The art of writing

“Don’t be a writer – be writing” – William Faulkner

Writing techniques are not easy to learn, because all you basically need is to read a lot. Explore world around you, watch, listen, communicate, read and travel.

One of the stories by Terumi Tosa on Wattpad

Once you constantly develop yourself, it will be easier to find words to express your opinion. Sharpening writing skills will be the next step to do.

One of the stories written by Terumi Tosa

Terumi Tosa – one of the student from UEA shares her writing experience. “There are many useful books for those interested or thinking about their career in creative writing: Becoming a writer by Dorothea Brande, Where the stress falls: essays by Susan Sontag, The art of writing fiction – by Andrew Cowan”.

One of the favorite Terumi’s book and highly recommended for reading

Also Terumi admitted that recently she was very excited by the book “Conversation with people” by Sally Rouney. And now she is really interested in Milan Kundera’s works.

In 2011, UEA’s Creative Writing programme was awarded a Queen’s Anniversary Prize for Higher and Further Education. In 2012, Norwich became England’s first UNESCO City of Literature.

Nowadays there are many online courses, which are available for everyone to join. National Center for Writing in Norwich regularly launches online courses about Creative Writing in the collaboration with University of East Anglia.

Online courses available at the National Center for Writing

Alice Kent – a Communication Director at the National Center for Writing point out that writing tips and cooperation programs available online: “We do official online courses across fiction, nonfiction, poetry, science fiction, and we are just about to launch a new course which are free which is about productivity tips around writing, about lifestyle of writing, it is self-guided free courses”.

National Center for Writing in Norwich, England

Also there are online tutored courses with the UEA tutors, where you can ask questions and find different tips for improving writing skills.

Tracy Chevalier was invited as a guest speaker for the Autumn Literary Festival hosted by the Arthur Miller Institute for the American Studies at UEA in 2019 .Tracy Chevalier – famous novelist, author of the books: “The Lady and the Unicorn”, “At the edge of the orchard”, “Burning Bright”, “The Last Runaway”. She shared her experience of writing and working as a reference book editor, since she moved to London from Washington, D.C.. Tracy Chevalier graduated from the University of East Anglia with the an MA in Creative Writing.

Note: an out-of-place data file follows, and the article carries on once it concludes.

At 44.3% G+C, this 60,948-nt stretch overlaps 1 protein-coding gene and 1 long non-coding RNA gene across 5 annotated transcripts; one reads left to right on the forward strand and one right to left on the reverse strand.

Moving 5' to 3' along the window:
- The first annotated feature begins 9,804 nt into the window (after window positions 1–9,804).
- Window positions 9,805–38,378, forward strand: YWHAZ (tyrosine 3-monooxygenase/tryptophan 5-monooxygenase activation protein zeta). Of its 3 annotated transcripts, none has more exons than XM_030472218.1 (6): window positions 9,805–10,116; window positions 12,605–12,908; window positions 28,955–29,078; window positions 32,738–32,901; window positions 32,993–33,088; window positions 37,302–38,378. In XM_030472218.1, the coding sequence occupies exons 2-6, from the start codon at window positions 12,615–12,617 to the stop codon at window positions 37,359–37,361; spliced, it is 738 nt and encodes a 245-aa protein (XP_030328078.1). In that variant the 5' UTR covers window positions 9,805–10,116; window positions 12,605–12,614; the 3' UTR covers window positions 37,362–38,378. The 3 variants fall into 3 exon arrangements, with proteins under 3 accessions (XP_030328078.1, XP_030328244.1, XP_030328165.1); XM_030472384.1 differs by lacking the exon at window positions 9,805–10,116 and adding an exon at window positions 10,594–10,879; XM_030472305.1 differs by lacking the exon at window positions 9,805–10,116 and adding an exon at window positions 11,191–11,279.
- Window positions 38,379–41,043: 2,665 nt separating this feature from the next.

She pointed out that her dissertation thesis reflexed and help to build plots for her stories later.  Also Ms.Chevaier read pieces of her recent book “A Single Thread”: “The other parts of the Cathedral had their drawbacks: the nave was enormous, the aisles draughty, the transepts dark, the chapels too reverential, the retrochoir lonely”. Moreover Ms.Chevaier shared her study and research of the Winchester Cathedral, which is depicted in the novel.

Creative writing can be a challenging one, once there are no actual rules to follow. “I would recommend read a lot, so you can absorb author’s style and then proceed writing with your own style, passion and perception of things” – says Julianne Pachico. She is a British-American writer, holds a PhD in Creative and Critical Writing from UEA. Ms. Pachico is the author of the “The Anthill” and “The Lucky Ones”.  During the workshop she asked students to “translate” a memory into fiction, use memories as a resource to “donate” to a character in a piece of fiction. Also, Ms. Pachico teaches on the technique of Automatic Writing, which consists of the following steps:

  • Keep your hand moving; don’t pause to re-read
  • Don’t cross out: leave mistakes
  • Don’t worry about spelling, punctuation, grammar, or paragraphs
  • Don’t pause for thought or any fine phrasing
  • You are free to go completely off the point

 For beginners, Julianne Pachico suggested to go with the book “The art of Writing Fiction” by Andrew Cowan.

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